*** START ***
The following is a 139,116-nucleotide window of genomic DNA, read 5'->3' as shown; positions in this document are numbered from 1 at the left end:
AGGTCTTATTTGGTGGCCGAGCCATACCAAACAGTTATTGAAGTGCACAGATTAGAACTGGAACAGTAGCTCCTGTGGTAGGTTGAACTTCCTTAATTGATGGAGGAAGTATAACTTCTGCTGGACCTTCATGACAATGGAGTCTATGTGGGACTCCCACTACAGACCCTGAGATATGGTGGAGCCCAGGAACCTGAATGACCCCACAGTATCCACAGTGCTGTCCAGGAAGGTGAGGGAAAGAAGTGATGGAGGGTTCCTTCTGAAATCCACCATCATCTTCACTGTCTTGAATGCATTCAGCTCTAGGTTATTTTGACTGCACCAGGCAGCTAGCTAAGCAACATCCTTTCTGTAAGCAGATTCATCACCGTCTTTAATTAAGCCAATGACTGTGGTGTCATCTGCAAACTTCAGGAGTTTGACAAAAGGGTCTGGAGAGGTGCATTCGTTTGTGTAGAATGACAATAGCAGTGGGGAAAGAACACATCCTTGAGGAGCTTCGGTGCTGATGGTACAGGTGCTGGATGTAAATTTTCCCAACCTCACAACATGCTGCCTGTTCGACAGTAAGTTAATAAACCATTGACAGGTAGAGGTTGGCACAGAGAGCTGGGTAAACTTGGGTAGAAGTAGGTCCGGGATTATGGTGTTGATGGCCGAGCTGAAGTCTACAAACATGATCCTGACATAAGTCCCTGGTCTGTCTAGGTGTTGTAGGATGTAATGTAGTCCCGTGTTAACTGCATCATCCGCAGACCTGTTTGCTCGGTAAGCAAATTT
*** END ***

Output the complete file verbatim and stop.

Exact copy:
The following is a 139,116-nucleotide window of genomic DNA, read 5'->3' as shown; positions in this document are numbered from 1 at the left end:
AGGTCTTATTTGGTGGCCGAGCCATACCAAACAGTTATTGAAGTGCACAGATTAGAACTGGAACAGTAGCTCCTGTGGTAGGTTGAACTTCCTTAATTGATGGAGGAAGTATAACTTCTGCTGGACCTTCATGACAATGGAGTCTATGTGGGACTCCCACTACAGACCCTGAGATATGGTGGAGCCCAGGAACCTGAATGACCCCACAGTATCCACAGTGCTGTCCAGGAAGGTGAGGGAAAGAAGTGATGGAGGGTTCCTTCTGAAATCCACCATCATCTTCACTGTCTTGAATGCATTCAGCTCTAGGTTATTTTGACTGCACCAGGCAGCTAGCTAAGCAACATCCTTTCTGTAAGCAGATTCATCACCGTCTTTAATTAAGCCAATGACTGTGGTGTCATCTGCAAACTTCAGGAGTTTGACAAAAGGGTCTGGAGAGGTGCATTCGTTTGTGTAGAATGACAATAGCAGTGGGGAAAGAACACATCCTTGAGGAGCTTCGGTGCTGATGGTACAGGTGCTGGATGTAAATTTTCCCAACCTCACAACATGCTGCCTGTTCGACAGTAAGTTAATAAACCATTGACAGGTAGAGGTTGGCACAGAGAGCTGGGTAAACTTGGGTAGAAGTAGGTCCGGGATTATGGTGTTGATGGCCGAGCTGAAGTCTACAAACATGATCCTGACATAAGTCCCTGGTCTGTCTAGGTGTTGTAGGATGTAATGTAGTCCCGTGTTAACTGCATCATCCGCAGACCTGTTTGCTCGGTAAGCAAATTT